This uncompromising novel, in which a woman recounts leaving her husband and traveling through New Zealand is a brave, often darkly funny story about trying to find or lose your self while coping with loss and dysfunctional societal norms. It’s also a damn fine road novel. More than anything else, though, I admire how Nobody Is Ever Missing commits to the eccentricities of its narrator through its use of language. The spiraling, long sentences that I love so much. The returning to certain ideas or phrases, as a way of testing the walls of a prison. It threatens a repetition that could be tiresome but escapes the trap. The ending is just as fraught and messy as the beginning and middle. Nothing will ever be the same. Thankfully so.
Submergence by J.M. Ledgard (Coffee House Press, 2013)
A staggering accomplishment, with twinned narratives that join in the middle and are genuinely moving, ecstatic, terrifying, and profound. This story of a hostage and a woman who studies the deep ocean contains more interesting ideas about science and philosophy than any science-fiction novel I’ve read in the past decade. I was astounded by the layered compression, how the narrative manages to achieve so much in such a short span. I’ve never encountered anything quite like Submergence and I am rendered largely speechless and wordless by it. Thus, I guide you to Matthew Cheney’s marvelous review, for a more articulate reaction.
The Absolution of Roberto Acestes Laing by Nicholas Rombes (Two Dollar Radio)
I very much enjoyed this weird, disturbing, sometimes effed-up novel about strange films, lost films, and the fragile faith in the difference between our fictions and our realities. A journalist and film buff interviews an eccentric filmmaker/professor. It is profitable for the reader’s entry point into the novel to think of it as consisting of a series of loosely interlocking short stories, in the form of film descriptions. The section involving a quest by an engineer to repair an abandoned well is particularly stunning. An image of dark drones so thick across the sky it becomes night is incredible. One passage in particular had a truth to it that I cannot forget: “The end of the world is really a reactionary fantasy, the dream of thin-blooded tyrants, spun into popular narrative by writers and artists and movie makers. The landscape around her — the broken roads and disfigured buildings and polluted rivers — is not some dystopian fantasy of the slate-wiped-clean but something far more dangerous: things as they are. The present is always the present, even when it seems like the future.”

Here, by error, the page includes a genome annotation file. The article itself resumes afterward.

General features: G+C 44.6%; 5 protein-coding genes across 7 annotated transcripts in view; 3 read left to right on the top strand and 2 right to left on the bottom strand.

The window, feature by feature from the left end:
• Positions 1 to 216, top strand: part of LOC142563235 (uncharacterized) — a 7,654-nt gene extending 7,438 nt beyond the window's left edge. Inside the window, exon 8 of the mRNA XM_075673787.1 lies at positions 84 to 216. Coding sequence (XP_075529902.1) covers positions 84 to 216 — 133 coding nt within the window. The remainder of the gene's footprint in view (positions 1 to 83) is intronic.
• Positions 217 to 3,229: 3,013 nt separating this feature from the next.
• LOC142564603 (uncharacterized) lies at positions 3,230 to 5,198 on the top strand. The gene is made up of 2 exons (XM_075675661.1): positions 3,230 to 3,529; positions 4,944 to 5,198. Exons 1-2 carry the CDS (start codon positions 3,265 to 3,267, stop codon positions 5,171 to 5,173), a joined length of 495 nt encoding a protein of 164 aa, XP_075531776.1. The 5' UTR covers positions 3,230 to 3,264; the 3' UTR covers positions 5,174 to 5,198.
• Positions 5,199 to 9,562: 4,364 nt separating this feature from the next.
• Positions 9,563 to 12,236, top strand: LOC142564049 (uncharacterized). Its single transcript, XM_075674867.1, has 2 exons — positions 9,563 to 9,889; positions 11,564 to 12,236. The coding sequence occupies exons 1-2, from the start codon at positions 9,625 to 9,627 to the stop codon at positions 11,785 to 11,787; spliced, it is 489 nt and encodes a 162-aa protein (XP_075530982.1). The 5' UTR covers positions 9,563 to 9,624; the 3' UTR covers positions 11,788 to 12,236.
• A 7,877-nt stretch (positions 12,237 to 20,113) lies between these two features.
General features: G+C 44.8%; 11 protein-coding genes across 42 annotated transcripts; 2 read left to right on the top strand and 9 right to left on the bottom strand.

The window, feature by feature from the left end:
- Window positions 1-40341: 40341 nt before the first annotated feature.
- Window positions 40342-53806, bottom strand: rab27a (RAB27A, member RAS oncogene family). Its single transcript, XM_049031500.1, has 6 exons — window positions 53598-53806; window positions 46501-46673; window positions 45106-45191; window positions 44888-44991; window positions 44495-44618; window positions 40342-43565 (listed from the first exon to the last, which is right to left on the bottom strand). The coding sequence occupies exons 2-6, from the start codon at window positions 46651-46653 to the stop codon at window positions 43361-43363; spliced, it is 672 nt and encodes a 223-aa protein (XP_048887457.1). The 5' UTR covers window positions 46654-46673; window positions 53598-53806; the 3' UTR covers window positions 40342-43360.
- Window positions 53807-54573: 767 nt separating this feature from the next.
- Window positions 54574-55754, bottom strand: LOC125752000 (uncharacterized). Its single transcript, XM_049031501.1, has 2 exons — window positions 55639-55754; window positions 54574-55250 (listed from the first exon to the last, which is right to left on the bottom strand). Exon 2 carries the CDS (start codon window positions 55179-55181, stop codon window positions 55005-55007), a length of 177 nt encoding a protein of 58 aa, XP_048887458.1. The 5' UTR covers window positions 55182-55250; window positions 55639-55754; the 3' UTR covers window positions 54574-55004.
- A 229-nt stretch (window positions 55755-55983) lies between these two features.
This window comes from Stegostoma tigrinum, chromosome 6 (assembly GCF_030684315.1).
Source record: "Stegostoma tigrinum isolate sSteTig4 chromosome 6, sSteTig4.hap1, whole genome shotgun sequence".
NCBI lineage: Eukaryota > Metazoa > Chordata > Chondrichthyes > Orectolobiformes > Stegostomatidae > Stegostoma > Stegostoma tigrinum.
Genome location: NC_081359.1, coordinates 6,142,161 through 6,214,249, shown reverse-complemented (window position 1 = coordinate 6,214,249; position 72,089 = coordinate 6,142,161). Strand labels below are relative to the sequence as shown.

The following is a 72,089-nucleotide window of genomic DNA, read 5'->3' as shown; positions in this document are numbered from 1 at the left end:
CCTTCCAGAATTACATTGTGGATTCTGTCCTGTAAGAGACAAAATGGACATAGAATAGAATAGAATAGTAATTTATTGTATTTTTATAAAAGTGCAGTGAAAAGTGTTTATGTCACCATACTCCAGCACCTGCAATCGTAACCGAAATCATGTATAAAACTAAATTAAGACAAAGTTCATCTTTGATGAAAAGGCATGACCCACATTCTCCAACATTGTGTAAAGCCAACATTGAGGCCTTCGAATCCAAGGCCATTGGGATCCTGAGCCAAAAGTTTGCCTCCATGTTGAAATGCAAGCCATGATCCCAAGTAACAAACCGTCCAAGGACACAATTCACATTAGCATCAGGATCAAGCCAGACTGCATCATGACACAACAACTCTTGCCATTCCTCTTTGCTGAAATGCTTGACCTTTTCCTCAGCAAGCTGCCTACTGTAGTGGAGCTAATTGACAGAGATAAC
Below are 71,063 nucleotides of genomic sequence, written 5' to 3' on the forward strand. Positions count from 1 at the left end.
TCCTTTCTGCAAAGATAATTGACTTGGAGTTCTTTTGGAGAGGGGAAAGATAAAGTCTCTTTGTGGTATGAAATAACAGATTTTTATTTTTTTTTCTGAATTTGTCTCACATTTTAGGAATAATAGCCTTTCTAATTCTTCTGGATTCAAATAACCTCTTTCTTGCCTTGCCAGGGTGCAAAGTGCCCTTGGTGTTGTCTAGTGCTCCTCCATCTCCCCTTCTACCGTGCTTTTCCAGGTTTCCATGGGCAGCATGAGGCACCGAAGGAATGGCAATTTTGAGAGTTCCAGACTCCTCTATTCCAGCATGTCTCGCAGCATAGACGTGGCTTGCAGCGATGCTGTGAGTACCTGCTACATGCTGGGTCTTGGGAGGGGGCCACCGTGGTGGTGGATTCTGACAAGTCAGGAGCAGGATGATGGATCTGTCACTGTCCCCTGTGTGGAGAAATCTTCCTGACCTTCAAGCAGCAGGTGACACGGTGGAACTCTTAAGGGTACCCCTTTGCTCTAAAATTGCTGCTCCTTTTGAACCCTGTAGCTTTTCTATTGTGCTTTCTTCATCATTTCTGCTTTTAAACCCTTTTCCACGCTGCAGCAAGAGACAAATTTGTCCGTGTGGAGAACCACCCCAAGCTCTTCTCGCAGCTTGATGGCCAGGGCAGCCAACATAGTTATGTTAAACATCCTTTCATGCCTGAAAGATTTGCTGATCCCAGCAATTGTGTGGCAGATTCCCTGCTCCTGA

Lesabendio: An Asteroid Novel by Paul Scheerbart, translated by Christina Svendsen (Wakefield Press)